Abetted by their regular brushwork, Claire Chesnier’s inks mutate in subtly diffuse variations through the fibres of the rag paper she works on. In their seeming spareness they proceed by deposition, calling on the artist to surrender to her matter – living substance, surely – and to come to terms with that foreign body, the support. An approach, then, as ethical as it is aesthetic. Amid compellingly geological intimations of soil seepage, the vivid layers disseminate their infinite changefulness, diluting the ascendancy of the creative act and letting painterly events take their course. Beginning with the directions taken by chromatically unstable pigments in an evolution that ends only with the definitive drying of the ink. Among the chemical reactions to be reckoned with are tiny incidents that can become embedded in the work: «ghosts», the artist calls them. There are other possibilities too, hints left to the viewer, inklings of landscapes or horizons that effloresce but are never imposed. In this encounter Claire Chesnier’s painting, shedding any kind of authoritarianism, offers itself as a caress. Signs are done away with in favour of the near-indefinable sensuality of this nuanced art of transition from one colour to another. Music and poetry are revealed here as clear influences on an oeuvre functioning, About the artist 4 with a touch of synaesthesia, in the hinterland of the inexpressible. And so a broader attentiveness conducive to contemplation is demanded of us in confronting these shifting landscapes, luminous even in their darkest reaches.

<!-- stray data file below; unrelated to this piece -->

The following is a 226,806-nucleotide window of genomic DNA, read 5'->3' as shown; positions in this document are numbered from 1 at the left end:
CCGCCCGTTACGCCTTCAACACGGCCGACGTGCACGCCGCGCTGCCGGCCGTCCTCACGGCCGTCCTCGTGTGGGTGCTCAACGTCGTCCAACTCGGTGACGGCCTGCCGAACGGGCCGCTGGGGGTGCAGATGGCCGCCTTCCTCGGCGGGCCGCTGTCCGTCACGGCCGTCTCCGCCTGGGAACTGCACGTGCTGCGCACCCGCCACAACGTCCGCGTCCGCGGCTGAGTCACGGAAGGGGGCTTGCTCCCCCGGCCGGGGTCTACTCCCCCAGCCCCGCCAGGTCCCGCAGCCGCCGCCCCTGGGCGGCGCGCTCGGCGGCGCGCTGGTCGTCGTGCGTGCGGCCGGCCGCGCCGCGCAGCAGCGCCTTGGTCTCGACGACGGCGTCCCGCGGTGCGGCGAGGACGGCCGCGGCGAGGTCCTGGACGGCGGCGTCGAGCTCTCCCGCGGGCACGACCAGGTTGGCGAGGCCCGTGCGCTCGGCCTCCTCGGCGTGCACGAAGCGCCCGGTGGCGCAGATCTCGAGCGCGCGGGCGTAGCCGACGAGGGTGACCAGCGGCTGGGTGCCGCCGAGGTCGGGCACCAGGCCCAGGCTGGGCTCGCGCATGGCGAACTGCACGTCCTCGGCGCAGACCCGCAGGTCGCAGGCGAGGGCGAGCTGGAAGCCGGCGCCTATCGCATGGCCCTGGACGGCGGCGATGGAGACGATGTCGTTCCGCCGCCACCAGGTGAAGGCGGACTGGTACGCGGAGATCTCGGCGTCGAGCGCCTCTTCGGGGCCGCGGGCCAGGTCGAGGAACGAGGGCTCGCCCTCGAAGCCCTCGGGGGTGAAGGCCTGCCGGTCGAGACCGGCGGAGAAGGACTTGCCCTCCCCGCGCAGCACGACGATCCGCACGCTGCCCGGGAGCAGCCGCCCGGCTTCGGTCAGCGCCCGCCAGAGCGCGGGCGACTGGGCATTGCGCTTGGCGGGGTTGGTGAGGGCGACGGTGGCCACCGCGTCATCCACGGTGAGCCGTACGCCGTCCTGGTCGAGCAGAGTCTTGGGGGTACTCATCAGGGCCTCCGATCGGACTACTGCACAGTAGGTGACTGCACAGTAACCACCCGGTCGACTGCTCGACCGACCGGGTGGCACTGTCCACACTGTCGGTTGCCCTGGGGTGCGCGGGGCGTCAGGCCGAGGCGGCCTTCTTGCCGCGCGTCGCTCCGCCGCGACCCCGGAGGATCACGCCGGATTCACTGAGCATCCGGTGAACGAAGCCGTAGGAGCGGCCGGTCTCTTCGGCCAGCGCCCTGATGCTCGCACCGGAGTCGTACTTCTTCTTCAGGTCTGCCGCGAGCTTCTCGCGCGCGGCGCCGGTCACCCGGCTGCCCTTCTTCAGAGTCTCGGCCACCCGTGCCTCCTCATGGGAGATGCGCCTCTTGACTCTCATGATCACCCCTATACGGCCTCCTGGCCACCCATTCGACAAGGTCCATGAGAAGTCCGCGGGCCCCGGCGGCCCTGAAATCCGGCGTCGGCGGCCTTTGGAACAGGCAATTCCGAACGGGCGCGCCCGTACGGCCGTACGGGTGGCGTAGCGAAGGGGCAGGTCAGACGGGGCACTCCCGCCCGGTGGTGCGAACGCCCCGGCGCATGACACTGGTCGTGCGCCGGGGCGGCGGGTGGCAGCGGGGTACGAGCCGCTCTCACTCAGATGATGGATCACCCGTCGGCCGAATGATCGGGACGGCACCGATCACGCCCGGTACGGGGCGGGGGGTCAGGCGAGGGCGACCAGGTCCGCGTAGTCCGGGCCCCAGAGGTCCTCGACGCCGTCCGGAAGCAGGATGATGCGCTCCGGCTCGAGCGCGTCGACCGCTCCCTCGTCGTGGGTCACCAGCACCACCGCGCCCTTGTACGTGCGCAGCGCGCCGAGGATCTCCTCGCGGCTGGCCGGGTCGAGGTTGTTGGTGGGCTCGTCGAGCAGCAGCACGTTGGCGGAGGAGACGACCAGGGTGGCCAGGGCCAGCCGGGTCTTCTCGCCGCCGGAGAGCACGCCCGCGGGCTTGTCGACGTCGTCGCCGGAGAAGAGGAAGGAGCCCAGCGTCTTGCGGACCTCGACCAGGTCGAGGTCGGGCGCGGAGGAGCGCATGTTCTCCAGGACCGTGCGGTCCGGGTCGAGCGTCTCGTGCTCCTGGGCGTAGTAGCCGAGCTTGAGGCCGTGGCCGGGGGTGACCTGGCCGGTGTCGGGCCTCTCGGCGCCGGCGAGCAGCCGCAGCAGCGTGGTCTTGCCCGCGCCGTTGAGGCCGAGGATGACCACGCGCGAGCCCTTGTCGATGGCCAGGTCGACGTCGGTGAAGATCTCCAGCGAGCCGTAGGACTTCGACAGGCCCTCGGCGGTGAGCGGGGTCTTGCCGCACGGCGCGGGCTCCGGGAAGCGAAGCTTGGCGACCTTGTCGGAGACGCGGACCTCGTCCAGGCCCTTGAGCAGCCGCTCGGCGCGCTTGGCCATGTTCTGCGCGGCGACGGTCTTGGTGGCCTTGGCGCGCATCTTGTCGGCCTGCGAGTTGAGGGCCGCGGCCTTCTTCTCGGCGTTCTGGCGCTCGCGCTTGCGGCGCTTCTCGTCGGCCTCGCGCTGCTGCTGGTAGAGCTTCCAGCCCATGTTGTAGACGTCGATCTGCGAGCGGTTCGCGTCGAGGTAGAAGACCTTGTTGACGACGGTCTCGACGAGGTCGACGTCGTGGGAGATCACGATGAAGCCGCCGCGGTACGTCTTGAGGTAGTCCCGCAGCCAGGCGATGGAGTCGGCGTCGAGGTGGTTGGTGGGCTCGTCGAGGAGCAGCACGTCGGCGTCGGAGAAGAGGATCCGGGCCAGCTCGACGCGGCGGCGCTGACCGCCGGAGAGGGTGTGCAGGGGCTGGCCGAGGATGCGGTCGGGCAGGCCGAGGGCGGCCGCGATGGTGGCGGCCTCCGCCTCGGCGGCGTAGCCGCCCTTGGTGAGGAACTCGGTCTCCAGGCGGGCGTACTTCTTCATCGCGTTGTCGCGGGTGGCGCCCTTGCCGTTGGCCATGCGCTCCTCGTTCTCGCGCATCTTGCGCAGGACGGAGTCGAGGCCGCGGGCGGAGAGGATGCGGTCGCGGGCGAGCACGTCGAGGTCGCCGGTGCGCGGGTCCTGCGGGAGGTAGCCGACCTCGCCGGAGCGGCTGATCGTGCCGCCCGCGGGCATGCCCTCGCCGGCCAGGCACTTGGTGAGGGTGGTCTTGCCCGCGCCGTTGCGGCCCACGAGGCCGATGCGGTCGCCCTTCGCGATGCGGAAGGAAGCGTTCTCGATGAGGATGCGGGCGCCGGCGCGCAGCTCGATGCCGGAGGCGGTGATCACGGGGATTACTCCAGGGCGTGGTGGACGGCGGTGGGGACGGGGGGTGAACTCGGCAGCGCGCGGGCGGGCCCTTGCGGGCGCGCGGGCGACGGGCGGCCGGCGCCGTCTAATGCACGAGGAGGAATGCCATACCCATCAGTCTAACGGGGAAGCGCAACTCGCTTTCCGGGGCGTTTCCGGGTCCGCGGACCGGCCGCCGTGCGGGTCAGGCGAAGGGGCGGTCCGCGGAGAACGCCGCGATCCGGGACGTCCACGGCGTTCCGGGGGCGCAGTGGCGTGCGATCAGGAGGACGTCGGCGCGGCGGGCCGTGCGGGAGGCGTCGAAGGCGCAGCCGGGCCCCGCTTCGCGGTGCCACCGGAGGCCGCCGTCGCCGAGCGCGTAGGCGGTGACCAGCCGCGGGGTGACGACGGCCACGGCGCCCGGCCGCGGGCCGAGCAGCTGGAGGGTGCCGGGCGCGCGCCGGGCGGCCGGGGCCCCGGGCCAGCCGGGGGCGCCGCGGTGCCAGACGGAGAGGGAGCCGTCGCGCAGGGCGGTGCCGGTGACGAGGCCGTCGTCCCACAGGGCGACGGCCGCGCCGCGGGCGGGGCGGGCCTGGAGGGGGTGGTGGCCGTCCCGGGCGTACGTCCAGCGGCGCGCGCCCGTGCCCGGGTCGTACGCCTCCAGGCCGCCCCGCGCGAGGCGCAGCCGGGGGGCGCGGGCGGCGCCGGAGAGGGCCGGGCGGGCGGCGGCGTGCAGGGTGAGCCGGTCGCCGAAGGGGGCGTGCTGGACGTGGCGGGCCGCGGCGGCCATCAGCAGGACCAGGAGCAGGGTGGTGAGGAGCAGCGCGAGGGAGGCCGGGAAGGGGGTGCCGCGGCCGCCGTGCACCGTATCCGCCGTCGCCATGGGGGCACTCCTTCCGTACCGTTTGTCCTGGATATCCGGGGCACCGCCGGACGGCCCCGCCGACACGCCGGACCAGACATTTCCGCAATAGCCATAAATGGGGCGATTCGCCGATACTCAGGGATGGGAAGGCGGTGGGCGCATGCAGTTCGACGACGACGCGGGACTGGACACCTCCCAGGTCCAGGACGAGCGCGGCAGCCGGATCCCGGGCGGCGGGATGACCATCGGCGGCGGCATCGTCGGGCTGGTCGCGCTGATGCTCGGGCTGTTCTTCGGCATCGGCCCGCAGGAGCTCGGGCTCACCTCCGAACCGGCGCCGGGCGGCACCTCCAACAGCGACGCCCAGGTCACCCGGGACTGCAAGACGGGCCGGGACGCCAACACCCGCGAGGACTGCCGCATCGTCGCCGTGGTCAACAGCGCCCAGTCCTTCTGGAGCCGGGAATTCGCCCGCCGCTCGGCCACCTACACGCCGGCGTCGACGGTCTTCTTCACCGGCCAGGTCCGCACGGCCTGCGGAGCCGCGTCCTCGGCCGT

— Antoine Camenen for L’ahah, 2020. (English translation : John Tittensor)